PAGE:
Homelessness and Pets: The Anchor in an Unstable World

Jade Statt

Jade Statt BVMS (Hons) MRCVS DVM GP cert SAM is the co-founder of StreetVet

www.streetvet.org.uk

StreetVet is a charity that offers free accessible veterinary care for the pets of those experiencing homelessness. Started four years ago by two vets, Jade Statt and Sam Joseph, with a backpack of supplies, StreetVet has since grown into a charity with more than 500 volunteers working in 16 different locations across the UK.

StreetVet has grown more rapidly than we could have imagined since we founded it in 2016, but our ethos remains the same – to do everything we can to keep our clients and their pets together and preserve the bond between humans and animals. In many cases, this bond is the only thing that sustains a homeless person taking each day as it comes.This same bond can also be the catalyst that allows someone to turn their life around.

Time and time again, the importance of these pets to their owners is highlighted to us through our work on the streets. As the co-founder, I am reminded on a daily basis why I wanted to set up StreetVet in the first place. As is often the case, it came from a chance encounter, an encounter that would change the course of my life.

At the time, I was dealing with the prospect of losing one of the true loves of my life – Oakley, my geriatric Labrador and soul mate, who had been with me through some tough times. Oakley had just been diagnosed with inoperable cancer. While coming to terms with this news, I met Dave and his dog, Brick. Brick was suffering from a skin condition, causing itching and soreness, which was something I knew I could help with. As Dave and I talked dogs, I was struck by the obvious anxiety he felt about accessing veterinary care. As I walked away, I had one clear thought, what would I have done if I was in that position with Oakley? I knew that I could have helped Brick if I’d had the right stuff in my bag. For me that was where StreetVet was born – reflecting on my own bond with Oakley and seeing Dave’s connection to Brick.

In my 18 years as a vet and having worked with countless homeless clients, I have been privileged to witness the most symbiotic and profound relationships through StreetVet. These are such special connections which truly embody the human-animal bond, a bond best expressed by those clients StreetVet has been supporting throughout the coronavirus crisis.

“If I was separated from my dog, it would kill me. I’ve had no mental support since 2014, but my dog is my main mental health support. I’d rather risk my life in a pandemic than be separated from my dog.” Mick talking about his dog, Benson.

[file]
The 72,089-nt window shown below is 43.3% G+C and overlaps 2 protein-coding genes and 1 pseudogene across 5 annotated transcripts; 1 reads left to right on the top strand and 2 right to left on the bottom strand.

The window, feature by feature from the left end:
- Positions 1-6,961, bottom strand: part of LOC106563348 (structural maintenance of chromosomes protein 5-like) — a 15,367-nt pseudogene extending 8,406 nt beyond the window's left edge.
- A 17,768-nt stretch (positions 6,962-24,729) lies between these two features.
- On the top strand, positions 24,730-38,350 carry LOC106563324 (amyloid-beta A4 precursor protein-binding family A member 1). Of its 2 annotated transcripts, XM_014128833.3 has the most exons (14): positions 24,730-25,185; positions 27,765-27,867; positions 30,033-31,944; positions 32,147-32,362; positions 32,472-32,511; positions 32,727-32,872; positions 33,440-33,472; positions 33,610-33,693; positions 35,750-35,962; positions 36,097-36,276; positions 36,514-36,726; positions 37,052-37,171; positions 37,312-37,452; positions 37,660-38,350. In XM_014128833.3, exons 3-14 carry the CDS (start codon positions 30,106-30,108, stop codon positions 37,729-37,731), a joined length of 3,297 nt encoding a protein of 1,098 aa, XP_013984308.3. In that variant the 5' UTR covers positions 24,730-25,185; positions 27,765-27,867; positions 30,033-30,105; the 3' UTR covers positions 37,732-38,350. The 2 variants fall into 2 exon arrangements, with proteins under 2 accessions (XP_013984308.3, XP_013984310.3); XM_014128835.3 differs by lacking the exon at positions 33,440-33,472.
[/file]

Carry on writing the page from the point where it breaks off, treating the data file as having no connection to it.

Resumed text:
“When you are stood there hungry and people are walking by like you don’t exist, my dog gives me a role; it’s like having another heartbeat that is on your side. It’s company; he’s all the family I’ve got; he is my moral support; he is everything.” Andy talking about his dog, Bailey.

Although the words are different, the sentiment being expressed is the same; companion animals make a difficult life worth living. In a lonely and often brutal world, the pets of homeless people provide companionship, security, warmth and unconditional love.

These pets – mainly dogs but also cats – can often be a link to happier times as many of our clients’ dogs were in their lives prior to them experiencing homelessness. StreetVet clients often refer to their pet as their family, and I am in no doubt that pet ownership enhances our clients’ social, physical and emotional health.They provide a sense of routine, responsibility, an identity – and in many cases, a reason to live.

It is this sense of duty that can lead our clients to make better life choices, such as reducing substance abuse and criminal activity; the possibility of imprisonment would mean forced separation from their dog. But owning a pet on the streets also comes at a cost.

As well as restricting the mobility of someone who is homeless, owning a dog can often prevent their access to soup kitchens, healthcare and hostel rooms. This means that somewhere between 16,000 and 64,000 of the estimated 320,000 people living on the UK’s streets do not access support because they have a pet.

Imagine being told to choose between a roof over your head or your pet. It is a choice none of us would want to make, but with only 10% of homeless hostels in the UK accepting pets, it’s a choice facing StreetVet’s clients every day. If they stay on the street, they are labelled ‘voluntarily homeless’, if they say yes to a hostel place, they may be forced to give up their only friend.

However, the COVID-19 pandemic has made some hostels realise that, in exceptional circumstances, they can accept dogs and it’s not as much of an undertaking as they previously thought. We are optimistic as we launch the next phase in our story, the StreetVet Accredited Hostel Scheme, a project aimed at increasing the number of UK hostels that are willing to accept pets.

Our aim is that no one should be forced to choose between somewhere to stay and their best friend. But the fact that our clients almost always choose to stay on the street, rather than relinquish their pet is, I believe, the most powerful example of the complex and intense bond between humans and animals.